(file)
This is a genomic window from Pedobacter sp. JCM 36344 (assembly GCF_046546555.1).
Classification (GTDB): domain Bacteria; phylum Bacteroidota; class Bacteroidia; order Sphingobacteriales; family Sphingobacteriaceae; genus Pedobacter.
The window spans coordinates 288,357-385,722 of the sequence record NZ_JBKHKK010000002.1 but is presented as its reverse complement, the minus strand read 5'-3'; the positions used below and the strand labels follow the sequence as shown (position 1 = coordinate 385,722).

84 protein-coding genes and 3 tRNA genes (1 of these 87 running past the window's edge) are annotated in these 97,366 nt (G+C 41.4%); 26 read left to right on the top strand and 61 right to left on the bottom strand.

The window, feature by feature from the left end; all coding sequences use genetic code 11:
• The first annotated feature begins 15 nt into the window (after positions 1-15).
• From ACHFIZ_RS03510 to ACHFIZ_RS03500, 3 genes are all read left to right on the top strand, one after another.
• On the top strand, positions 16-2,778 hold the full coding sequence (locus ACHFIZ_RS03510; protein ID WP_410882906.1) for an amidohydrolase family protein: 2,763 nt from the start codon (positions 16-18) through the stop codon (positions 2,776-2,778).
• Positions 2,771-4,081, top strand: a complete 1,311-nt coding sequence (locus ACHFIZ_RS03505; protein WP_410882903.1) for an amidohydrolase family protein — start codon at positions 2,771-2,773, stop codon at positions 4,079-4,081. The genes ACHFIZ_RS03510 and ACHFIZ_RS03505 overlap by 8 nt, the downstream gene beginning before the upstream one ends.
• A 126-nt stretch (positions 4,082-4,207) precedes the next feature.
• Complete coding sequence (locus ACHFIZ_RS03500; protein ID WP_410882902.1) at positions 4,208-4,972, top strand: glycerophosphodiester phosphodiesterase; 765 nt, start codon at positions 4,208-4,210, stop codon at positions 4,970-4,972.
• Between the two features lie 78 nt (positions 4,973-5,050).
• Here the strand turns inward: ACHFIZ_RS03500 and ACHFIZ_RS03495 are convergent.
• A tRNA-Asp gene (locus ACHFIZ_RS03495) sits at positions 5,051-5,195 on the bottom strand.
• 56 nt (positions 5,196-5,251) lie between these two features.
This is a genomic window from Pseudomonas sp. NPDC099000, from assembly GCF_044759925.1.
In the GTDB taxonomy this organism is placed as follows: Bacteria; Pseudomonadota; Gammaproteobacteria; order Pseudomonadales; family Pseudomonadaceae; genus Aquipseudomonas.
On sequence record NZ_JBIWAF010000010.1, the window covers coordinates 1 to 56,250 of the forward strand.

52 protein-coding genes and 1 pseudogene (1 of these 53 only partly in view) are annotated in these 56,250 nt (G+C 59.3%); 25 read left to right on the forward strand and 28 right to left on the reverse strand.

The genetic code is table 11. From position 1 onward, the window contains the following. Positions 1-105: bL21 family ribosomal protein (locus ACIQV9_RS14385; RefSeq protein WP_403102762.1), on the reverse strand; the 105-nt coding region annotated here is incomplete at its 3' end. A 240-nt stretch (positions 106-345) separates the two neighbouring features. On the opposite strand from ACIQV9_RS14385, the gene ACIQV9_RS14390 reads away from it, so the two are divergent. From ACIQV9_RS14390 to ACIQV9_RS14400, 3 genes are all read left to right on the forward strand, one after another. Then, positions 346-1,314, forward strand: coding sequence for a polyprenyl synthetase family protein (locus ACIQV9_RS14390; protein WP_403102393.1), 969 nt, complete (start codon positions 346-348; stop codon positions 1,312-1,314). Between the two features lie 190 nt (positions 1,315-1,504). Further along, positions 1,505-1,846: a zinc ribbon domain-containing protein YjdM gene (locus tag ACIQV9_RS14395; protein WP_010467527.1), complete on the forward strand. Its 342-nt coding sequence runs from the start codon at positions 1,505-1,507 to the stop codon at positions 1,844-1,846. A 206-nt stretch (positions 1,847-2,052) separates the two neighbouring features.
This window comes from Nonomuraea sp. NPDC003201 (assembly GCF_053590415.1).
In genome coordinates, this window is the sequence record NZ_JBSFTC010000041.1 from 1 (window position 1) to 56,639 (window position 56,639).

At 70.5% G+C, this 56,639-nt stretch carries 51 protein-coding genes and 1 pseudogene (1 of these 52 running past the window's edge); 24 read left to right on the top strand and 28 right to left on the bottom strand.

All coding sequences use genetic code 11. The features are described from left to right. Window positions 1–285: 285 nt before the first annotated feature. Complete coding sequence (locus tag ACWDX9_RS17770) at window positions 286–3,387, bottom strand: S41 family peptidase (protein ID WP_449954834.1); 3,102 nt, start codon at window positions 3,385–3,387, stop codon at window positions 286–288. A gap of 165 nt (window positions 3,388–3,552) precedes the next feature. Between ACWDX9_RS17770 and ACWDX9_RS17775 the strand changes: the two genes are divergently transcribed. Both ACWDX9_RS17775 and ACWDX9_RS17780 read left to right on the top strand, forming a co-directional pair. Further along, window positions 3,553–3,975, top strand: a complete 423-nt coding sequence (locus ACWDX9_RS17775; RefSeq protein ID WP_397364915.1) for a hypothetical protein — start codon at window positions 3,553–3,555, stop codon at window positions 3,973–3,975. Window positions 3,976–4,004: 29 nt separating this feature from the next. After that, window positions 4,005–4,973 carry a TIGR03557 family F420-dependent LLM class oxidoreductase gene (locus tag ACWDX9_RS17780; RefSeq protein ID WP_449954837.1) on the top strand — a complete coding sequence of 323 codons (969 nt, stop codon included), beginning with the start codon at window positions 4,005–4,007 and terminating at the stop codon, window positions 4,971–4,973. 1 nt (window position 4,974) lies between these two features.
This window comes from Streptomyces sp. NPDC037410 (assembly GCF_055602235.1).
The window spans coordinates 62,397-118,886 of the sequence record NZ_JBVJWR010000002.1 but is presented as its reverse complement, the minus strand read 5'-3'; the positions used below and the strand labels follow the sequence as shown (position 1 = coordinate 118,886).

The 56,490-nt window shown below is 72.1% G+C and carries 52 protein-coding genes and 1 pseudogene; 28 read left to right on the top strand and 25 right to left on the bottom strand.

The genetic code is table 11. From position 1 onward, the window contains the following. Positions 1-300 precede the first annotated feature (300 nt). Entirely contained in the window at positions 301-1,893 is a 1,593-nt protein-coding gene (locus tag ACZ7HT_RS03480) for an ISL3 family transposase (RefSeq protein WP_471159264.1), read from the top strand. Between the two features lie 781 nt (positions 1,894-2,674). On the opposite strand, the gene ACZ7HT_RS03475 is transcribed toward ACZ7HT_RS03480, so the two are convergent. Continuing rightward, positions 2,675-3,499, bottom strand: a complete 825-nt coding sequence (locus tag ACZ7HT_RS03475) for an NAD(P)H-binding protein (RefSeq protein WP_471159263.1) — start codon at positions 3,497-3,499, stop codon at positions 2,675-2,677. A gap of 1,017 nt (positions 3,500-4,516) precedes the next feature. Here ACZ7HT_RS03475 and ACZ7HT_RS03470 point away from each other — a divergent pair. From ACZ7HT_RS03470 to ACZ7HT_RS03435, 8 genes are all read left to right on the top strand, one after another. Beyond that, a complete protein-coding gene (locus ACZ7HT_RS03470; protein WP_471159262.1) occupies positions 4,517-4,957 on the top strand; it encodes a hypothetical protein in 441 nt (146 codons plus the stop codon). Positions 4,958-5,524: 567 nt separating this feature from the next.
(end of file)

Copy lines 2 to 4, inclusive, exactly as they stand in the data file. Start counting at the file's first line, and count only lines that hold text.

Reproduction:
Classification (GTDB): domain Bacteria; phylum Bacteroidota; class Bacteroidia; order Sphingobacteriales; family Sphingobacteriaceae; genus Pedobacter.
The window spans coordinates 288,357-385,722 of the sequence record NZ_JBKHKK010000002.1 but is presented as its reverse complement, the minus strand read 5'-3'; the positions used below and the strand labels follow the sequence as shown (position 1 = coordinate 385,722).

84 protein-coding genes and 3 tRNA genes (1 of these 87 running past the window's edge) are annotated in these 97,366 nt (G+C 41.4%); 26 read left to right on the top strand and 61 right to left on the bottom strand.